Environmental Activist Discusses Dangerous Chemicals On Freight Trains

Posted at 6:21 PM, Jul 02, 2015
and last updated 2015-08-30 19:44:01-04

NASHVILLE, Tenn. - Freight trains carrying hazardous chemicals is nothing new. The question has become what is coming through and who has the information.

Freight trains carrying dangerous chemicals have travelled through Nashville every day.

"Acrylonitrile and chlorine and all kinds of other very dangerous cargos are shipped through almost all major American cities," environmental activist Fred Millar said.

We met Millar nine years ago when we first did this story.

Millar helped Washington, D.C. develop its homeland security plans.

We took him up in Sky 5, and he spotted chlorine tankers throughout Nashville.

"It should have a skull and cross bones, a big skull and cross bones saying on the side of these railroad tank cars with big letters that say poison gas," Millar said.

Not much has changed in ten years.

Millar said in a worst case scenario just one punctured chlorine tanker car could release a gas cloud 15 miles long and four miles wide.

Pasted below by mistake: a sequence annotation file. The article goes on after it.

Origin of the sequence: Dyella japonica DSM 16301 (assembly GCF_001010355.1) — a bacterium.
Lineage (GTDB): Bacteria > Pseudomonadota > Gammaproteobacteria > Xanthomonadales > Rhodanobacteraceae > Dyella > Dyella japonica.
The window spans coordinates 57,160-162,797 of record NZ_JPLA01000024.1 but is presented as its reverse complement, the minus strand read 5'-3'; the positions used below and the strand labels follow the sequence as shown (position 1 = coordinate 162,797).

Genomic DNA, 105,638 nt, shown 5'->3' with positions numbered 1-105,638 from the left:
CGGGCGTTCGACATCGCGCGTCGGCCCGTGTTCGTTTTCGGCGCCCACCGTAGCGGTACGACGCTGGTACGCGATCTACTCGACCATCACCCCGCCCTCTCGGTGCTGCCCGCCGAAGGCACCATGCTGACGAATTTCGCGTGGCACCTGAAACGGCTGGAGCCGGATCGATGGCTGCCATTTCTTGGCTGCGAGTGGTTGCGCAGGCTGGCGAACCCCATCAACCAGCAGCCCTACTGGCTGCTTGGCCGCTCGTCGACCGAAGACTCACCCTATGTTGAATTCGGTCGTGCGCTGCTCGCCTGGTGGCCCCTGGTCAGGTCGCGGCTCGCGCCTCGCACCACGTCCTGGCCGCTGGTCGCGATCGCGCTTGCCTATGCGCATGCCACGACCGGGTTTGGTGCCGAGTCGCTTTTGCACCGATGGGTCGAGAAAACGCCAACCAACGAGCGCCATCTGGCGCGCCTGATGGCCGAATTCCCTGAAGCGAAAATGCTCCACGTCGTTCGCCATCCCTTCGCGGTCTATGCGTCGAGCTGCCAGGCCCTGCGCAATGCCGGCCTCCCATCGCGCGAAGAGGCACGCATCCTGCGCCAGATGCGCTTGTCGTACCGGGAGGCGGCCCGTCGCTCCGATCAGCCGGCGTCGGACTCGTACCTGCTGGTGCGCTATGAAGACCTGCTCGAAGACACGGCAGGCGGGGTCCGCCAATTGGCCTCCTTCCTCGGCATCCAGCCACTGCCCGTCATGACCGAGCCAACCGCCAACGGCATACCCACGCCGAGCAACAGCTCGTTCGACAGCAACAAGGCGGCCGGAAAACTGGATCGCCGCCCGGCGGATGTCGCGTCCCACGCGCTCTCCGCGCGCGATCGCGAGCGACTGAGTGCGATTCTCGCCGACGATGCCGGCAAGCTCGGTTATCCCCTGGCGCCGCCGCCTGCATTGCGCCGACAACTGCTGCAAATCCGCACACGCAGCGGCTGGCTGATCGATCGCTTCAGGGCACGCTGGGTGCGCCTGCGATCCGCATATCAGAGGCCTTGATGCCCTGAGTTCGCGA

Thousands of people could die or get very sick.

Millar said, "What citizens in Tennessee ought to be demanding is to see the railroad's routing decisions. I mean why would you have to bring your most dangerous cargo through our capital city?"

Several cities have tried to pass ordinances giving them the authority to reroute dangerous chemicals, but Congress has stopped them.

“They went to Congress and got a bill that preempted states and locals from acting on that, and it also allowed them to make these decisions in complete secrecy," Millar said.

What has made matters worse is a spokesman for the Nashville Fire Department said he cannot discuss details of about the kinds of materials coming through the city.

Brian Haas said firefighters have access to data bases telling them what is coming through the city in real time.

Haas also said firefighters have trained for years with railroad hazmat teams so they can effectively respond to an emergency, but Millar said it's not enough and Nashville citizens deserve to know what kinds of chemicals are travelling through their city.

“I mean we have had chlorine releases that are quite substantial, and so the fact is luckily none of them have occurred in a major populated area," Millar said. 

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